The non-participation of statutory delegates may affect the electoral fortune of some aspirants, particularly those who ordinarily should be banking on ‘jumbo delegates’ – a term that refers to a situation where a state has a huge number of delegates due to the presence of large number of public officials.
Lagos, Tinubu’s stronghold, has a large number of APC public officials and if statutory delegates were to be involved in the primary election, the state will have about 304 delegates. But without statutory delegates, as dictated by the Electoral Act 2022, Lagos is going to the primary election with just 60 delegates – three delegates each from its 20 LGAs.
Going by the previous computation that included statutory delegates, Lagos was among the top five states with the highest number of delegates. But without the statutory delegates, the state is now occupying the 19th position in the number of delegates.
North-West has largest number of delegates at APC presidential primary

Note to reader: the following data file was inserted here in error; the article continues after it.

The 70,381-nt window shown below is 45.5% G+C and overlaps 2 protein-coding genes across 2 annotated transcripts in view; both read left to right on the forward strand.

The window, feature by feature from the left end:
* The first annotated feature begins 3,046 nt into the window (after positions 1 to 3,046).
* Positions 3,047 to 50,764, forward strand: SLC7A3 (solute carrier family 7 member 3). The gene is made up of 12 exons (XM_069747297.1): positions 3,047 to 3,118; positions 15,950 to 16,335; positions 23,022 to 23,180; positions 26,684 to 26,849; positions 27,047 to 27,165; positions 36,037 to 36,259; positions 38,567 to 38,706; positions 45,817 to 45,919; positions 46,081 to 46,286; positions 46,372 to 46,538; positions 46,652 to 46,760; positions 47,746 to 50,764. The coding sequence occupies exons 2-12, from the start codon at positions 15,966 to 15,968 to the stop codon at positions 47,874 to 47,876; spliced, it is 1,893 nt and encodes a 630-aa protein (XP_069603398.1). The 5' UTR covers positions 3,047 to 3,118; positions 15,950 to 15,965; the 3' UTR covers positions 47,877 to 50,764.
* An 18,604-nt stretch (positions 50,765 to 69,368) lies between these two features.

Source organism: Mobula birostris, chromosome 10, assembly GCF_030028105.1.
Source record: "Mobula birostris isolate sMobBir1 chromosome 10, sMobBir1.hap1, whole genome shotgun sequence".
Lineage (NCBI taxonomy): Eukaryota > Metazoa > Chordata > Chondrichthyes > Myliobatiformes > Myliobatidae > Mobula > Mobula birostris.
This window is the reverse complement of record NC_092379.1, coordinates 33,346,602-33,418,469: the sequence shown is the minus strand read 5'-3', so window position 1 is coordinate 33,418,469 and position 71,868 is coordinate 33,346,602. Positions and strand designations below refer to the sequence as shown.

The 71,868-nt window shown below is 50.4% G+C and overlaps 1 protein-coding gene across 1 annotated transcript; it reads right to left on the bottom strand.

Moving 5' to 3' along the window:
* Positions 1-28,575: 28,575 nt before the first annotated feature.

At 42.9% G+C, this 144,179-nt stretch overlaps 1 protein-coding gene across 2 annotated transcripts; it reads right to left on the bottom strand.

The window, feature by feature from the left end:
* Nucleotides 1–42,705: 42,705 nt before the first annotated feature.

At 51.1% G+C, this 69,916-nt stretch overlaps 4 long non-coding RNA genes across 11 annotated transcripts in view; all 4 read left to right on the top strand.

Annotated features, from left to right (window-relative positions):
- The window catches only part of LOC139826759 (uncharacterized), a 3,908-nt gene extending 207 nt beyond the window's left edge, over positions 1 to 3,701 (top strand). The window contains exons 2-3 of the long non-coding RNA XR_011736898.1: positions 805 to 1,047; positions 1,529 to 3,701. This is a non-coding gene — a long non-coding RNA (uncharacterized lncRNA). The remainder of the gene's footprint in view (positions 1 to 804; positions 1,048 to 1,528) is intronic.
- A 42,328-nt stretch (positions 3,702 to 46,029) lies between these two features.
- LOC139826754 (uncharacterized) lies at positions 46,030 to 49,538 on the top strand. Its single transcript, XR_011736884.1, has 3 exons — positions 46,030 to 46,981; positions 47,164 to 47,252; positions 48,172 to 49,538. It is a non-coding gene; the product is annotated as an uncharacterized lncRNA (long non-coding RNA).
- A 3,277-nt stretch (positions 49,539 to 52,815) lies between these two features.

A breakdown of the number of delegates that would represent the various states and the FCT in the APC presidential primary election shows that the North-West has the highest number with a total of 558 delegates.
The South-West is second with 411 delegates, followed by South-South with 369 delegates. The North-Central occupies the 4th position with 363 delegates. The North-East is next with 336 delegates.
The South-East, with 288, has the lowest number of delegates that will be voting in the APC presidential primary election.
Breakdown of the delegates by states and zones
South-West: Lagos – 60, Ekiti – 48, Ogun – 60, Osun – 90, Oyo – 99, Ondo – 54. Total – 411.
South-South: Akwa Ibom – 93, Bayelsa – 24, Cross River: 54, Delta – 75, Edo – 54, Rivers – 69. Total – 369.
South-East: Abia – 54, Anambra – 63, Enugu – 51, Ebonyi – 39, Imo – 81. Total – 288.
North-East: Adamawa – 63, Bauchi – 60, Gombe – 33, Borno – 81, Yobe – 51, Taraba – 48. Total – 336.
North-Central: Kogi – 63, Kwara – 48, Benue – 69, Plateau – 51, Nasarawa – 39, Niger – 75, FCT, Abuja – 18. Total – 363
North-West: Kaduna – 69, Kano – 132, Katsina – 102, Kebbi – 63, Jigawa – 81, Sokoto – 69, Zamfara – 42. Total – 558.